By Nimisha Vandan and Karen Grépin
Since March 19, 2020 Hong Kong has imposed strict mandatory quarantine measures for everyone entering into the region in order to prevent the spread of COVID-19. People arriving from a list of high prevalence countries (e.g. Pakistan, India, Nepal, Bangladesh and South Africa) are required to quarantine in a government facility, however, people arriving from other countries are allowed to carry out their quarantine in their own homes.
Migrant domestic workers are being overlooked in the COVID-19 response
However, an important population largely overlooked by this policy are the tens of thousands of migrant domestic workers, almost all of whom are female, who arrive into Hong Kong every year from countries like the Philippines and Indonesia to work. As per the terms of their visas, domestic workers are only allowed to live with their employers, however, many employers have been reluctant to allow newly arriving employees to quarantine in their homes, and many are also unwilling to pay for a suitable location for their new employees to safely quarantine. So how do you do home quarantine, when you don’t have a home?
As part of our gender analysis of the response to COVID-19 in Hong Kong, we have been conducting interviews with people who have been affected by the pandemic to learn how the pandemic has affected their health, access to resources, work, and other aspects of their lives. This includes a number of domestic workers, and the topic of quarantine has surfaced in our interviews.
For example, we interviewed Lisa*, a foreign domestic worker who recently returned to Hong Kong after being stranded in Philippines for over five months. After flying home over Chinese New Year holiday, she had been unable to return to her job due to travel restrictions and flight reductions. Like everyone who arrives in Hong Kong, she got tested for COVID-19 at the Asia World Expo but did not receive her negative test result until midnight, or almost seven hours after she arrived. Upon receiving this result, she was told she could start her 14 days of home quarantine before starting to work with her employer.
But Lisa had been reluctant to ask her employer to pay for home quarantine because she had heard many stories about how employers did not provide any support for accommodation, and even if it was provided, few employers also provided support for food or other necessities. Out of fear of receiving a HK$ 25,000 and 6-months imprisonment penalty, she was scared and worried about being caught having to go out for food.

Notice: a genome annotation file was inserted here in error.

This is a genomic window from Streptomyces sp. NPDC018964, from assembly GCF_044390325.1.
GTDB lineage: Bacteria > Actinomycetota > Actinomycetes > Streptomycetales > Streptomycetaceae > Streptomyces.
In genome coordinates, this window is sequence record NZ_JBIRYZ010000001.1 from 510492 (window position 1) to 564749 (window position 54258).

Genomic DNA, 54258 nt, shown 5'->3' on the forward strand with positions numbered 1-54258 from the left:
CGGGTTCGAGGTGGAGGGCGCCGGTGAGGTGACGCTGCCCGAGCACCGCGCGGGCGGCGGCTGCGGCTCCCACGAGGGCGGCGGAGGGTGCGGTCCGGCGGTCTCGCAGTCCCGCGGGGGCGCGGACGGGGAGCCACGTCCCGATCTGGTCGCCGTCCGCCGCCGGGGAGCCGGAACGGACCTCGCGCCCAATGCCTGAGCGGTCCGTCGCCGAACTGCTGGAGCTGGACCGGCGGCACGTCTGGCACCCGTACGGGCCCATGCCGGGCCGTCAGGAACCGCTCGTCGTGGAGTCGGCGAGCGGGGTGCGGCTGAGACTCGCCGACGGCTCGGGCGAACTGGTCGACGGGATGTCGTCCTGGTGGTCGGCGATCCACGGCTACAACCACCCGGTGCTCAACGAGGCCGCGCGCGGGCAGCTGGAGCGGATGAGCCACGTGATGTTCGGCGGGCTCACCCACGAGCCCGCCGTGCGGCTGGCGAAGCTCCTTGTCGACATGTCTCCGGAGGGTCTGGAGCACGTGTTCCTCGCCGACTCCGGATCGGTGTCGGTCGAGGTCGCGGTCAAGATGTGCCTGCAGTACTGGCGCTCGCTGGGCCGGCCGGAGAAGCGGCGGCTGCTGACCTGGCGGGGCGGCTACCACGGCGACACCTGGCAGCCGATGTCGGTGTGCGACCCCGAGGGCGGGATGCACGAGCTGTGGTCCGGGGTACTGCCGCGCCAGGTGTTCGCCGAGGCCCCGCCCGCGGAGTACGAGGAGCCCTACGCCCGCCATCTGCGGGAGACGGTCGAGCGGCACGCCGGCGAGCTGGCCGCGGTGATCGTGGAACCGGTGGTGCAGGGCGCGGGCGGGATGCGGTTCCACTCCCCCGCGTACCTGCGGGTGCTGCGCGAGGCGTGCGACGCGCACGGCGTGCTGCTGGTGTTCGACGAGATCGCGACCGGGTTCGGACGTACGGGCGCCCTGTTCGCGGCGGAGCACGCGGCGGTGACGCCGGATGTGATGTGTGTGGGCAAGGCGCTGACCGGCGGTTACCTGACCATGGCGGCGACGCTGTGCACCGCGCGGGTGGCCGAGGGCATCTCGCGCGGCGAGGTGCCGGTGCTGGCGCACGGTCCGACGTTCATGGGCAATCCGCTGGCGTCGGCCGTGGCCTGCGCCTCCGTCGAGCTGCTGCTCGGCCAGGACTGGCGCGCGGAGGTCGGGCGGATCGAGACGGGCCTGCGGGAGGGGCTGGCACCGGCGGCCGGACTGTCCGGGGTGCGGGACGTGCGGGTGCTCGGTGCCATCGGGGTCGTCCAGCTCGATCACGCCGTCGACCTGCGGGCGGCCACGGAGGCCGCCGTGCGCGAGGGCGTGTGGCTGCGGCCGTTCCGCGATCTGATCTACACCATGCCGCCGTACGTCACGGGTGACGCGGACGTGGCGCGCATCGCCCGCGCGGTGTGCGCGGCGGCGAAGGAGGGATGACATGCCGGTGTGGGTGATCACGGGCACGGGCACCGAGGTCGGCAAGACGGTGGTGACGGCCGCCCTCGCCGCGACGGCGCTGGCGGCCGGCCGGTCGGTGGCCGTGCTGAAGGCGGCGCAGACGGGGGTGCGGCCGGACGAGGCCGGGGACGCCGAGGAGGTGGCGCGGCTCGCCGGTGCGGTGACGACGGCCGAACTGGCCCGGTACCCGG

Luckily, that night she was able to reach one of her friends on the phone and was able to explain her situation. Her friend gave her address at a boarding house where she was also in quarantine in the busy Mong Kok neighbourhood. Thanks to her friend’s kindness, it was there in that boarding house, in her friends’ room, where many other helpers were also living, that she was able to carry out her quarantine. Her friends helped to prepare food for her and other domestic helpers from Philippines also contributed money to help her pay her rent and to support her food and other necessities.
Thousands of migrant domestic workers to enter Hong Kong
This summer, at least 10,000 workers are expected to enter Hong Kong and all are expected to undertake their mandatory quarantines before starting their jobs. In June 2020, the infection rate among people coming from Philippines was found to be 0.65%, so it is very likely that more cases will arrive into Hong Kong as these domestic workers arrive. Since mid-June, the government has been trying to find a solution to the challenge of home quarantine for domestic workers. On June 14, it announced that domestic helpers would have to quarantine at their employer’s homes, but there was a great deal of unhappiness amongst employers about this decision. A few days later, the government announced that they would compile a list of inexpensive hotels that would be willing to provide quarantine to domestic workers with the employers footing the bill. But as even the cheapest hotel rooms were likely to cost upwards of HK$5000 for the 14 day period, plus food, many employers were still unwilling to pay these fees.
The “third wave”
Recently, Hong Kong entered into what many are calling a “third wave” of cases of COVID-19, which has widely been attributed to lax and incomplete quarantine practices in recent months. Although the upsurge in new cases has not been directly attributed to the quarantine practices of foreign domestic workers, the government is now scrambling to ensure that all domestic workers are safely quarantined in hotels somewhere where they can have a single room and not have to share a toilet when they arrive in Hong Kong. In addition, as of 7 July 2020, all domestic helpers arriving from the Philippines and Indonesia will now need to test negative for COVID-19 before boarding their flight to Hong Kong. The government is still insisting that employers will need to bear these costs, but it is unclear if employers will be willing to pay for it.
Given the importance of domestic workers to Hong Kong families and society, especially given the additional domestic burden and child care responsibilities they have had to take on since the start of the pandemic, it seems short-sighted to not see the importance of ensuring that these women are well taken care of by the society it has come to serve.
*All names have been changed to protect respondent identities